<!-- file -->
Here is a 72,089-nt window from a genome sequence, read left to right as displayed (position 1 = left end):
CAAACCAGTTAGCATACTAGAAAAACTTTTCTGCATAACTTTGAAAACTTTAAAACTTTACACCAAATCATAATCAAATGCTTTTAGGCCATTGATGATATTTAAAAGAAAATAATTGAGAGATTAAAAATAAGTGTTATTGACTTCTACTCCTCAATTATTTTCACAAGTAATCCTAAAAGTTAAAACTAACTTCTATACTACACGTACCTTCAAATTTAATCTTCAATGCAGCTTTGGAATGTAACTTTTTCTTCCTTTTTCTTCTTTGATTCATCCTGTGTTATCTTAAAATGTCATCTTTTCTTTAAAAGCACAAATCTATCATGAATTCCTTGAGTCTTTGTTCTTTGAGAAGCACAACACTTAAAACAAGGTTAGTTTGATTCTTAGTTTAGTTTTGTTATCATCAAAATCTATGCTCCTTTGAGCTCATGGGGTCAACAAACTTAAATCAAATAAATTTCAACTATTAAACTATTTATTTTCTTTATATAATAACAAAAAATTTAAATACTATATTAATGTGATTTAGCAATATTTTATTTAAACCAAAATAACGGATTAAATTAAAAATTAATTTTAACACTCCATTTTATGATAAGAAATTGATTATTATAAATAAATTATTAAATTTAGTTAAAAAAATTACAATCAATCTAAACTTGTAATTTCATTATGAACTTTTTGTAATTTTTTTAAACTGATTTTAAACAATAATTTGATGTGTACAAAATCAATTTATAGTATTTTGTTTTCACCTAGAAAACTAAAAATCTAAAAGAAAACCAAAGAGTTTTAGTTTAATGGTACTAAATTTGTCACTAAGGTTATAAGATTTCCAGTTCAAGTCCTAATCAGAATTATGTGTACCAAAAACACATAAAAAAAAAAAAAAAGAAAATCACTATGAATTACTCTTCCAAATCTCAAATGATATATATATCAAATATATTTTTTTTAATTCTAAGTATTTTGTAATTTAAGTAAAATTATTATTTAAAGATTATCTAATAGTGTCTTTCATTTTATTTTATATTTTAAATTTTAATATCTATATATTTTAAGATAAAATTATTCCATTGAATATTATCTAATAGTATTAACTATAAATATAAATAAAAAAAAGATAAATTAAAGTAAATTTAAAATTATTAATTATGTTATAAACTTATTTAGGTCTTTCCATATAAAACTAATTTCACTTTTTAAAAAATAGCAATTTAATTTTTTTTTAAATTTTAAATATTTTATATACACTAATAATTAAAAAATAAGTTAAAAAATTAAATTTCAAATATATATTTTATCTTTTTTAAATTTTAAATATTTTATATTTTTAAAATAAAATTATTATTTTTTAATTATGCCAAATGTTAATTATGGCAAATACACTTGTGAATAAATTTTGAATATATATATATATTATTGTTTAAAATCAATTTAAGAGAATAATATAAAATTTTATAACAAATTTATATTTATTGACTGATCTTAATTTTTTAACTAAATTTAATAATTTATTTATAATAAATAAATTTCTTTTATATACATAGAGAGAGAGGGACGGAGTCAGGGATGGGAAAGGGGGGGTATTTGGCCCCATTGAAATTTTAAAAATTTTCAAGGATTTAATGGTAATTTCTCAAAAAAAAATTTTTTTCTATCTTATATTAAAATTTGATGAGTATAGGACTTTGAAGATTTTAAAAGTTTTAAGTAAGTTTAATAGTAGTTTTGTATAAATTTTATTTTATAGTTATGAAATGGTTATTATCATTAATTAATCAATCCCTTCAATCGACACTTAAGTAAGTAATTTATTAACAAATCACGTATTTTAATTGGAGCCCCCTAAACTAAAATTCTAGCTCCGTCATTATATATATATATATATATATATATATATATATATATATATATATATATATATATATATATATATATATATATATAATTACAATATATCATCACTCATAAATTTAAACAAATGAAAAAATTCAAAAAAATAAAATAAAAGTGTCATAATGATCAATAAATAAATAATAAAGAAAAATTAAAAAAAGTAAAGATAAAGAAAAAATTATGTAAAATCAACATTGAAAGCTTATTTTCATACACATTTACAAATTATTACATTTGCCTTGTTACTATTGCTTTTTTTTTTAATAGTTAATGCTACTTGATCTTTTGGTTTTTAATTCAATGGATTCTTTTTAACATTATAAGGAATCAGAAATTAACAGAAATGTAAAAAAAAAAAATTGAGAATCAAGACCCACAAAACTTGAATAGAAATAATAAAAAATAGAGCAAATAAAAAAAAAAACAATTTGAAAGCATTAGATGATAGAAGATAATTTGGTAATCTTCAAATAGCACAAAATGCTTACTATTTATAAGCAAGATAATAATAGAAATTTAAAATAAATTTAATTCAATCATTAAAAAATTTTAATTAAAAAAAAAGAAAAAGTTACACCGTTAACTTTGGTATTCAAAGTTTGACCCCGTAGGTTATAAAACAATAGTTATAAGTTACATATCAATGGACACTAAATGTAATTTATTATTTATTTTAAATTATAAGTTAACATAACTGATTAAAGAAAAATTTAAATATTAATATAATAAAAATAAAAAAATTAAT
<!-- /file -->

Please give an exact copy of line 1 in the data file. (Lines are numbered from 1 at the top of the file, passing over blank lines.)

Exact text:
Here is a 72,089-nt window from a genome sequence, read left to right as displayed (position 1 = left end):